The program noted that “At the height of the Sabbath, a distant church bell sounds.  The spirits disappear, and A Night on Bald Mountain concludes with the arrival of dawn, and the return of peace.

Sunrise at Sea
Sunrise at Sea

I have attached this link to a YouTube post by The Wicked North which is a performance of part of A Night on Bald Mountain, this clip coming at the height of the Sabbath toward the end of the piece.  The YouTube clip is a little over 9 minutes long, but at 7:20 on the clip you will hear the change in the music following the ringing of the chimes.

As I applauded the skill and talent of our orchestra in its rendition of A Night on Bald Mountain, I thought of the symbolism in the music.  It was a beautiful reminder that our Lord is supreme.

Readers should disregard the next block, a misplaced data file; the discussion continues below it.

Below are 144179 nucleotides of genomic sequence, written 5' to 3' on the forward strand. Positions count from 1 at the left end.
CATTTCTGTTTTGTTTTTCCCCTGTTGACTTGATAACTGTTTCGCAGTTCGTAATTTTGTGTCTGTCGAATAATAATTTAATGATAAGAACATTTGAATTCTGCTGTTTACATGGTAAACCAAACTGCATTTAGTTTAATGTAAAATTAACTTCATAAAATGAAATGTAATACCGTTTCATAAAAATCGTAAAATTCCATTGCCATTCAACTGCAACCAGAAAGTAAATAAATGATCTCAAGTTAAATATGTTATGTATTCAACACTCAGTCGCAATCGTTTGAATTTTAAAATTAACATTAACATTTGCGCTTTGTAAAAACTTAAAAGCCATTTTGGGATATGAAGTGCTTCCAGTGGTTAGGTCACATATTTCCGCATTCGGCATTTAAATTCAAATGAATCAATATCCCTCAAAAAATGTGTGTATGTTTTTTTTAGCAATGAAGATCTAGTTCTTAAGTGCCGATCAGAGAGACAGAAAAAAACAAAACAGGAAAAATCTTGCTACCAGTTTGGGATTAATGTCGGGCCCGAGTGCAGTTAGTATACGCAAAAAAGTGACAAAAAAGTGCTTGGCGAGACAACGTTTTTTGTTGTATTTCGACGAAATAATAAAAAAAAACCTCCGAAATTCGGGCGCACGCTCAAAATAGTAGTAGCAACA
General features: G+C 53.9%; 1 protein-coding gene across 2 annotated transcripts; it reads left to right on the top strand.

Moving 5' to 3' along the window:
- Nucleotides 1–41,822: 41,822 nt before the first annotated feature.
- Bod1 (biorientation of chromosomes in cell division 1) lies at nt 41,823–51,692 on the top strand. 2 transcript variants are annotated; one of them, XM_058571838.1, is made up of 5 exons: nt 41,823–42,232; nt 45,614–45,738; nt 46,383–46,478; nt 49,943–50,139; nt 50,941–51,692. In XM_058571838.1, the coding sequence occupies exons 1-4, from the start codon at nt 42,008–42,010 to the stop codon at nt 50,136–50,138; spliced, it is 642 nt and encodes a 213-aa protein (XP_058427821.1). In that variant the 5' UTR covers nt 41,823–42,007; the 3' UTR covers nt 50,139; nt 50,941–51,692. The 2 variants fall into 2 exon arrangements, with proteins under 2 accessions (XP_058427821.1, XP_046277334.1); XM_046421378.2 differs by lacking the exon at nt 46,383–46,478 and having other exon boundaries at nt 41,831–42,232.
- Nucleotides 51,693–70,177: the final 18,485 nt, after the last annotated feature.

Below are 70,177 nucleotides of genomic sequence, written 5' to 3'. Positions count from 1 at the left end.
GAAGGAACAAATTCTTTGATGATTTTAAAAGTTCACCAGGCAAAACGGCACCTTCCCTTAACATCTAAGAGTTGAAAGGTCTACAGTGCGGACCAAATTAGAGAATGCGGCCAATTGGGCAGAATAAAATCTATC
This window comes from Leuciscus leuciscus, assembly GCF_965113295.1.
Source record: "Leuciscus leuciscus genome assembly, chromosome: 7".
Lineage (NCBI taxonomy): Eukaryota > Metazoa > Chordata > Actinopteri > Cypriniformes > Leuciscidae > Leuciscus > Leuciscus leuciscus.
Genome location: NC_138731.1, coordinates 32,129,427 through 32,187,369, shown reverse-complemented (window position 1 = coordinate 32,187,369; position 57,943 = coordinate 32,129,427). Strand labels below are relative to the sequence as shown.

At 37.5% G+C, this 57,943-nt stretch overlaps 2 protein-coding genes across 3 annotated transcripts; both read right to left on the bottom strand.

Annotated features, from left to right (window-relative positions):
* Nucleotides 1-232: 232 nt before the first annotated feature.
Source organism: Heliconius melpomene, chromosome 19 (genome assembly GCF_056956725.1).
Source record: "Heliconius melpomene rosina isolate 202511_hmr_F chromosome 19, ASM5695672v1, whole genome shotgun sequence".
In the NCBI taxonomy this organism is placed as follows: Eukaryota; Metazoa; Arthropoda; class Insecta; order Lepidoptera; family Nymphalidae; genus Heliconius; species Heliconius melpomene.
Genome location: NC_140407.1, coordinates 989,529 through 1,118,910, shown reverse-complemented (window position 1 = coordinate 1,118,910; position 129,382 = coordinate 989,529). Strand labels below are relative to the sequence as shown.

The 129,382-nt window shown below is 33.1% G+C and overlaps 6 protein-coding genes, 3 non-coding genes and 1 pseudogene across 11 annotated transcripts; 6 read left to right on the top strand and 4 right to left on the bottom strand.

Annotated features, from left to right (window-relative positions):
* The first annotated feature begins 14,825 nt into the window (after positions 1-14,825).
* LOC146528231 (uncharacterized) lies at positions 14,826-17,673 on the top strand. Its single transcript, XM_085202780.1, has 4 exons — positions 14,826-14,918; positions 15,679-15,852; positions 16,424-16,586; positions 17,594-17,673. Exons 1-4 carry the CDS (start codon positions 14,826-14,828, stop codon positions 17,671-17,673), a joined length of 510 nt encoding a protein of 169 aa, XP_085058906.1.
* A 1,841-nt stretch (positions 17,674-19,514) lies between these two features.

We need to be reminded of this as, in our own country, innocent people have been killed, just in the past month, as they prayed in a Charleston, South Carolina church, they did their assigned duties at the Marine and Navy centers in Chattanooga, Tennessee, and they watched a comedic movie at a theatre in Lafayette, Louisiana.

Clearly, Satan has his way in the world [Ephesians 2:2], but we know that the ultimate victory belongs to the Lord Jesus Christ.  The Apostle Paul said in 1 Corinthians 15:55-56:

“Oh death, where is your victory? Oh death, where is your sting?”  The sting of death is sin, and the power of sin is the law.  But thanks be to God, who gives us the victory through our Lord Jesus Christ.” [ESV]

Oh that we would live our lives hearing the bell’s chime through the din of the world’s clamor.

Oh, that we would live our lives in a manner that we would be like a bell chiming out the love that the Lord gives us for this fallen world.

Oh, that when people meet us, they would see Jesus.